Bridgegate Trial: Dramatic and Bizarre

WNYC | September 27, 2016 | Politics
The prosecution laid out its case last week that the lane closures on the GWB went into the inner sanctums of the Christie administration; what’s in store for the second week?

The first week of the Bridgegate trial brought expected—and yet dramatic—claims from the prosecution that Gov. Chris Christie was aware of the 2013 lane closures at the George Washington Bridge even while they were taking place.

The trial also brought the sorts of details that tilted a serious abuse-of-power case into bizarre territory.

Exhibit 1: The prosecution alluded to an email its star witness David Wildstein sent to Bridget Kelly, one of the two defendants, in which he noted two things essential in politics—the insanity gene and the dead-to-me gene.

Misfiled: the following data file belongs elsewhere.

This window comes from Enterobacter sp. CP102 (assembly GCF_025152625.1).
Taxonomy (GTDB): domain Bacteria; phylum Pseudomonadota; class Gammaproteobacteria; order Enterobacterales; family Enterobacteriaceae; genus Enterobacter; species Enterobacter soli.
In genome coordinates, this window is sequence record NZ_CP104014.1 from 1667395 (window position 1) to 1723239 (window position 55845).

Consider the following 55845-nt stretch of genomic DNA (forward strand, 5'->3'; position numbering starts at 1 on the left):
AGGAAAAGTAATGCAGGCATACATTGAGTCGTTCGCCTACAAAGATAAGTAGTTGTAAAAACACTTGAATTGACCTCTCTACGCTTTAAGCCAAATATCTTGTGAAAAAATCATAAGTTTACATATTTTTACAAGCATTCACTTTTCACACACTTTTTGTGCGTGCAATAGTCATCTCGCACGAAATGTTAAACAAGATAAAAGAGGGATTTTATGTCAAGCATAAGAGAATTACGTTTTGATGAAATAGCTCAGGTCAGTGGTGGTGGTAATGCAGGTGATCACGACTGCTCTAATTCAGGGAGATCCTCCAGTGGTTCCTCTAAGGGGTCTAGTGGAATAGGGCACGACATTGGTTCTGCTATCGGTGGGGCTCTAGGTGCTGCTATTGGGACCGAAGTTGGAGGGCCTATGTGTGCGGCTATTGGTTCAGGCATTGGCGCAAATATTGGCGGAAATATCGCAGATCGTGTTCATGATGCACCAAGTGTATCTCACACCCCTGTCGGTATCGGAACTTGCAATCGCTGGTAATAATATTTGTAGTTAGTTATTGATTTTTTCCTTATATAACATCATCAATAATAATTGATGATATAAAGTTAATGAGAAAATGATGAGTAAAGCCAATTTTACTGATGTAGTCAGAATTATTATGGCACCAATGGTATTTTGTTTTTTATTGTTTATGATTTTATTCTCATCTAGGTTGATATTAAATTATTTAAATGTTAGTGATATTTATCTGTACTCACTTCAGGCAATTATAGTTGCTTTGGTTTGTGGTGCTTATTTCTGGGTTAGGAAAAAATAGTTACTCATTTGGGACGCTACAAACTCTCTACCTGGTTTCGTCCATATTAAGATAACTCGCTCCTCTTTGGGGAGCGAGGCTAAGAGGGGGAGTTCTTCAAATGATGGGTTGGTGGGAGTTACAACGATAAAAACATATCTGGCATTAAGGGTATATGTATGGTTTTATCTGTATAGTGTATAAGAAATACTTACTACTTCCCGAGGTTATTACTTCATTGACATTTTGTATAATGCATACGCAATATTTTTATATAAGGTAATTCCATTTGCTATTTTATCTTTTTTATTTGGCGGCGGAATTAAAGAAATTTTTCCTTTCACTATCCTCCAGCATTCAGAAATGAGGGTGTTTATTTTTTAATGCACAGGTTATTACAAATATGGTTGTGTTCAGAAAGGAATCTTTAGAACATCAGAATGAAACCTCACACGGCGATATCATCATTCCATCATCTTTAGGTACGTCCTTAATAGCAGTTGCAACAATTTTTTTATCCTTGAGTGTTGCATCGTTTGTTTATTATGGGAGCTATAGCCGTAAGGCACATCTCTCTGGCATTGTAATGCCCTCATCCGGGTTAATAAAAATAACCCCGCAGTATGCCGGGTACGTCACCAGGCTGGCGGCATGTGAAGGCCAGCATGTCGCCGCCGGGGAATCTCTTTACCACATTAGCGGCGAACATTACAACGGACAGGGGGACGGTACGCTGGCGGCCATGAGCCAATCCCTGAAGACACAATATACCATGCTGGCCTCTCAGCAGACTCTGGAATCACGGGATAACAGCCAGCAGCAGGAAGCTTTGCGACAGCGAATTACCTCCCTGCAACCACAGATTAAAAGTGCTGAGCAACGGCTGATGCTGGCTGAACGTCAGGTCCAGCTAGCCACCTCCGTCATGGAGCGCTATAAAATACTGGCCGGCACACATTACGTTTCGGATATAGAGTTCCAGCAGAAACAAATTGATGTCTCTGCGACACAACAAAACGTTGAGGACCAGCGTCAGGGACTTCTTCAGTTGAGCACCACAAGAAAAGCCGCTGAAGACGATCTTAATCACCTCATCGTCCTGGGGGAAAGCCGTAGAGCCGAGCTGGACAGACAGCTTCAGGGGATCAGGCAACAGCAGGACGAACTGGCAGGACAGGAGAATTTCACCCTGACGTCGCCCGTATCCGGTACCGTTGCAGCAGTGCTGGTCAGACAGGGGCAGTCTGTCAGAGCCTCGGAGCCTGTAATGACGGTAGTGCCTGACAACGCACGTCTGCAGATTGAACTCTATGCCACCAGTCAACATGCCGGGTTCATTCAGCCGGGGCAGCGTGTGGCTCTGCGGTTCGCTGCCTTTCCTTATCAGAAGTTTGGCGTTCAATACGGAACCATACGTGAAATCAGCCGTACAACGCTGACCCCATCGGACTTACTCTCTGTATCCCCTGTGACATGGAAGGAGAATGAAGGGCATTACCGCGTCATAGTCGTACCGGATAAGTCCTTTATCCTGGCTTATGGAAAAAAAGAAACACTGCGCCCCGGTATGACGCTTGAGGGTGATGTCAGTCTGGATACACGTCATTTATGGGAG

Exhibit 2: It came out that Wildstein once was so close to the second defendant, Bill Baroni, that they shared a private language.

The trial resumed in Newark yesterday, with Wildstein still on the stand and expected to flesh out the prosecution’s case of a conspiracy among Christie operatives at the highest level to close the lanes as part of a systematic use of Port Authority assets in service of the governor.

Listen to a review of the first week and a preview of what’s to come on
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